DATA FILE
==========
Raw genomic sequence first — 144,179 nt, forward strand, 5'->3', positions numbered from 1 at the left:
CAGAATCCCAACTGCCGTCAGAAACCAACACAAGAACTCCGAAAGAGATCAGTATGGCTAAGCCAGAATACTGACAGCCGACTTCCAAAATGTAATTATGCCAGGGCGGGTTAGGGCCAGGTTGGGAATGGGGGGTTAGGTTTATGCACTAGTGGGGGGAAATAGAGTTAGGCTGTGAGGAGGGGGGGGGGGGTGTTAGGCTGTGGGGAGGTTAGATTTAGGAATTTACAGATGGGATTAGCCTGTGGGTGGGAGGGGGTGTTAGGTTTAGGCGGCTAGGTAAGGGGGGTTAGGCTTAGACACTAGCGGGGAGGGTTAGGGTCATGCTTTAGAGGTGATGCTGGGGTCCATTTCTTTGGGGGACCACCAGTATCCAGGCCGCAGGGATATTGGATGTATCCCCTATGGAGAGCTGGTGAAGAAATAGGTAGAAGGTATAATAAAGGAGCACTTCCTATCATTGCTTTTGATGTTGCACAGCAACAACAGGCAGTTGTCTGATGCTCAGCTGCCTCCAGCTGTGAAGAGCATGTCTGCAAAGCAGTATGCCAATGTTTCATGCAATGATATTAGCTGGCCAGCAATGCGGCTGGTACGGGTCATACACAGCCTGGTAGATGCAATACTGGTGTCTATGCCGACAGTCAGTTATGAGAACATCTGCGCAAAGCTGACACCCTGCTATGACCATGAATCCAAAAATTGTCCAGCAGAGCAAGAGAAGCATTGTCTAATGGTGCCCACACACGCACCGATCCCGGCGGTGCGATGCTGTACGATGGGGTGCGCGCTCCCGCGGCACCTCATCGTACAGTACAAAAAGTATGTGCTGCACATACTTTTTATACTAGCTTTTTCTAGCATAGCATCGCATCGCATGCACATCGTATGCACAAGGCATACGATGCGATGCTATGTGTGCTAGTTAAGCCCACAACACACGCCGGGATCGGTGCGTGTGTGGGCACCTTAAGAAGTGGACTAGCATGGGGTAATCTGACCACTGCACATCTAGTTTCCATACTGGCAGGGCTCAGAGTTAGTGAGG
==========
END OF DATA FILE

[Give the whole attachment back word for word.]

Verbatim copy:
Raw genomic sequence first — 144,179 nt, forward strand, 5'->3', positions numbered from 1 at the left:
CAGAATCCCAACTGCCGTCAGAAACCAACACAAGAACTCCGAAAGAGATCAGTATGGCTAAGCCAGAATACTGACAGCCGACTTCCAAAATGTAATTATGCCAGGGCGGGTTAGGGCCAGGTTGGGAATGGGGGGTTAGGTTTATGCACTAGTGGGGGGAAATAGAGTTAGGCTGTGAGGAGGGGGGGGGGGGTGTTAGGCTGTGGGGAGGTTAGATTTAGGAATTTACAGATGGGATTAGCCTGTGGGTGGGAGGGGGTGTTAGGTTTAGGCGGCTAGGTAAGGGGGGTTAGGCTTAGACACTAGCGGGGAGGGTTAGGGTCATGCTTTAGAGGTGATGCTGGGGTCCATTTCTTTGGGGGACCACCAGTATCCAGGCCGCAGGGATATTGGATGTATCCCCTATGGAGAGCTGGTGAAGAAATAGGTAGAAGGTATAATAAAGGAGCACTTCCTATCATTGCTTTTGATGTTGCACAGCAACAACAGGCAGTTGTCTGATGCTCAGCTGCCTCCAGCTGTGAAGAGCATGTCTGCAAAGCAGTATGCCAATGTTTCATGCAATGATATTAGCTGGCCAGCAATGCGGCTGGTACGGGTCATACACAGCCTGGTAGATGCAATACTGGTGTCTATGCCGACAGTCAGTTATGAGAACATCTGCGCAAAGCTGACACCCTGCTATGACCATGAATCCAAAAATTGTCCAGCAGAGCAAGAGAAGCATTGTCTAATGGTGCCCACACACGCACCGATCCCGGCGGTGCGATGCTGTACGATGGGGTGCGCGCTCCCGCGGCACCTCATCGTACAGTACAAAAAGTATGTGCTGCACATACTTTTTATACTAGCTTTTTCTAGCATAGCATCGCATCGCATGCACATCGTATGCACAAGGCATACGATGCGATGCTATGTGTGCTAGTTAAGCCCACAACACACGCCGGGATCGGTGCGTGTGTGGGCACCTTAAGAAGTGGACTAGCATGGGGTAATCTGACCACTGCACATCTAGTTTCCATACTGGCAGGGCTCAGAGTTAGTGAGG